our own hidden selves and that part of us which belong to others. He is always bittersweet, and electric, melancholy and vibrant, never violent...With the voice of the most delicate guitar, he conveys the most desperate message: that beauty and innocence are the daily sacrificial lamb of a world full of prejudice and idiocy. Lorca, as those of you who know him well know, writes like a child whose innocence occassionally turns into dreamscape, and often into a sort of whispered rage.
He is the gypsy and the moor of old, a nomad impelled by dreams, and an oriental aristocrat who sees the world with a loving sensuality, and speaks in parables so his people can love his visions. His people were the opressed gypsies, the blacks, the poor, and women. The homosexual, the broken hearted lover, and those dead by the guns of totalitarianism. Yet he never uttered a word that could be considere essentially political.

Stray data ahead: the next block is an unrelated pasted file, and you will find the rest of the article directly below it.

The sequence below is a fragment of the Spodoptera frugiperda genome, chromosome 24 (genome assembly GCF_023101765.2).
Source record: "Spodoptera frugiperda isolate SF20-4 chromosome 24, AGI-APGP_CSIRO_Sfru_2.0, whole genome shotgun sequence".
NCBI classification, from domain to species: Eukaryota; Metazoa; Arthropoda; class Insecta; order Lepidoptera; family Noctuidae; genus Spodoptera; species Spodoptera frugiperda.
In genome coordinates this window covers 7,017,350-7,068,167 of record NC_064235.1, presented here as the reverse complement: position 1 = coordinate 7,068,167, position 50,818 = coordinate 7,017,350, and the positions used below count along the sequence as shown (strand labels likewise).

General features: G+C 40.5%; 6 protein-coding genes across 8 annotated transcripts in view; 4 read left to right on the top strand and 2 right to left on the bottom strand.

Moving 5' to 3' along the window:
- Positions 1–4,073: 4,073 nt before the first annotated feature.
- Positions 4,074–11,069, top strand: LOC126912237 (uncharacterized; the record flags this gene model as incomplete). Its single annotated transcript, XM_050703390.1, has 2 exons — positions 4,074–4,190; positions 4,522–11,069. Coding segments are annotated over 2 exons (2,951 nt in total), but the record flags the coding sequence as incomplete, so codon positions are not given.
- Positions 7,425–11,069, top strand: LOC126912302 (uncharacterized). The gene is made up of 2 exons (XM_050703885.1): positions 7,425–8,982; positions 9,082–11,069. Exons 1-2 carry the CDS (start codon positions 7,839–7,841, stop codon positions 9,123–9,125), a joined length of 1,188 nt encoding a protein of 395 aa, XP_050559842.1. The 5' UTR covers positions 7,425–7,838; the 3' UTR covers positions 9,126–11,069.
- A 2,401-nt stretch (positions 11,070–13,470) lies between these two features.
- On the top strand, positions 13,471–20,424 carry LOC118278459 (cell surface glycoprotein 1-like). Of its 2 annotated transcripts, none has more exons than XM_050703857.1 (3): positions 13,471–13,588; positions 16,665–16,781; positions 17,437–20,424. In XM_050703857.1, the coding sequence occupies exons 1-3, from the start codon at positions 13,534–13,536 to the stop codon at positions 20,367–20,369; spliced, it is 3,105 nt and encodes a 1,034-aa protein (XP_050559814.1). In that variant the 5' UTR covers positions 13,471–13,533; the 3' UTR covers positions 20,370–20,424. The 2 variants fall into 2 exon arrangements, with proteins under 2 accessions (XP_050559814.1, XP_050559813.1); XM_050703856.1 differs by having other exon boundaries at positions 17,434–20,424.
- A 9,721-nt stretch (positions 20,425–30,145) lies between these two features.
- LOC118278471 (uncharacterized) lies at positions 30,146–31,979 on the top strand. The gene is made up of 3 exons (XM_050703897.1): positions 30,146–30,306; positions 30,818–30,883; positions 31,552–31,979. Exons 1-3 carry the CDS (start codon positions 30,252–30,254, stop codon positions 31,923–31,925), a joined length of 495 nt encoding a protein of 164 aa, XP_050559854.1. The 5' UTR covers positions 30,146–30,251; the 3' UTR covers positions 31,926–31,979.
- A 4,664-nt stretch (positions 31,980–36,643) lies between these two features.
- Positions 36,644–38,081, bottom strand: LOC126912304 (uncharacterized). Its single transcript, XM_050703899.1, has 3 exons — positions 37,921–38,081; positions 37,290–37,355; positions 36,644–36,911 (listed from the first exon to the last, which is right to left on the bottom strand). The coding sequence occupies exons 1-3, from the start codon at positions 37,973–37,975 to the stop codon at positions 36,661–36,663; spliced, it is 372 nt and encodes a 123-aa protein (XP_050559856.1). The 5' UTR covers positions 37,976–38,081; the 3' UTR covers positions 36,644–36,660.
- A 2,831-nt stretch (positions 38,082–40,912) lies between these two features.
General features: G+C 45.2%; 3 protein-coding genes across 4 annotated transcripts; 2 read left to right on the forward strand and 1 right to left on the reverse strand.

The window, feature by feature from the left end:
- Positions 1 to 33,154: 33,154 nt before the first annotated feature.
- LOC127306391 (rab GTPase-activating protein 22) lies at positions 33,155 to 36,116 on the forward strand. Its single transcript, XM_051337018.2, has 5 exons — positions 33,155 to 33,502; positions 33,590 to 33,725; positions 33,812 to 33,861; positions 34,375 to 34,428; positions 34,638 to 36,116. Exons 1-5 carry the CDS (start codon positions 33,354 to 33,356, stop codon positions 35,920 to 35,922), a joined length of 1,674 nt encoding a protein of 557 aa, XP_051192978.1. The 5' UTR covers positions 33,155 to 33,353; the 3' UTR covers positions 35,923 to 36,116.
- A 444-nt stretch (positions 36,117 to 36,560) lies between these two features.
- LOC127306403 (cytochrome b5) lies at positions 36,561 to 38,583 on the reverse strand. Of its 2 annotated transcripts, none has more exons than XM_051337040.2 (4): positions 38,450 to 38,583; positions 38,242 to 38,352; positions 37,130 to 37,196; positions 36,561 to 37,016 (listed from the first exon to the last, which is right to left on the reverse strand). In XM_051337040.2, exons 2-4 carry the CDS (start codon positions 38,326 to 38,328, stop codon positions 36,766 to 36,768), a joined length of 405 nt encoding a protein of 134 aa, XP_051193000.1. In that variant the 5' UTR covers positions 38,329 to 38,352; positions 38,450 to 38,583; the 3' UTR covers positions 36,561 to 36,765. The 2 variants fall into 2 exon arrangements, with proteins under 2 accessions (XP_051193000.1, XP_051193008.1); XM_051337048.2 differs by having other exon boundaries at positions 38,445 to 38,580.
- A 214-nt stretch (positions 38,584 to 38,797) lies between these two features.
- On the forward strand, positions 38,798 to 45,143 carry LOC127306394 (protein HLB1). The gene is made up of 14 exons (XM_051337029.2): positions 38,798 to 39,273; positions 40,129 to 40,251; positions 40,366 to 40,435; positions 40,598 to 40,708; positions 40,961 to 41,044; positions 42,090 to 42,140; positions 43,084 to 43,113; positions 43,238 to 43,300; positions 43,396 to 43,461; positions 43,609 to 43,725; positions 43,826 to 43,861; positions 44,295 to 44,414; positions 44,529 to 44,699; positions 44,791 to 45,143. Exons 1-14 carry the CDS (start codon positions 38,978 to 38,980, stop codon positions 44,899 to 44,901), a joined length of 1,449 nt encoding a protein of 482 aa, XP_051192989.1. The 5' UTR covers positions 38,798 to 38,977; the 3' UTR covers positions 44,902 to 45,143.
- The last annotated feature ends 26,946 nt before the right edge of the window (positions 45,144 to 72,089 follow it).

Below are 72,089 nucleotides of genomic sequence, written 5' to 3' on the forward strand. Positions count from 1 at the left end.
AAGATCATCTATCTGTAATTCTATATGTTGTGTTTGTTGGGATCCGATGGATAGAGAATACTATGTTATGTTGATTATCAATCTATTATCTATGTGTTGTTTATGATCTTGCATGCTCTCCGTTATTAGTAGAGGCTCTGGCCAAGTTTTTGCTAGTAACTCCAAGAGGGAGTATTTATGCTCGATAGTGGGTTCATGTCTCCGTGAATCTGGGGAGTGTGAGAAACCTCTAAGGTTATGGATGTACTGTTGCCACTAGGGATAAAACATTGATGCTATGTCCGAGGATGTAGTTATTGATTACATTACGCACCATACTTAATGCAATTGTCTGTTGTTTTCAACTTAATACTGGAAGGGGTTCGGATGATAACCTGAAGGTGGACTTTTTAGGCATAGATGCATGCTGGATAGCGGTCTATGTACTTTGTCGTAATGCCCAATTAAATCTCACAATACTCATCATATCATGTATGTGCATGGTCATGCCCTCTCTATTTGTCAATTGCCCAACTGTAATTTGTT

He wrote many beautiful songs.One of them, "a little Vienna waltz, has recently been translate into English, and interpreted, by Leonard Cohen, with the title Take this Waltz.
I have posted another very famous song by Lorca, sang by the beautiful Estrella Morente, on facebook. It was used by the antifascist side in the civil war. People love this song as if it were a lullaby their mothers had sung to them in childhood.
Ye all it says, rally, is:
Of the four mule drivers, mother, whom you see coming down the hills
the one I love is the dark one who drives an unruly mule.
Oh, mother of mine, my soul aches with love for him.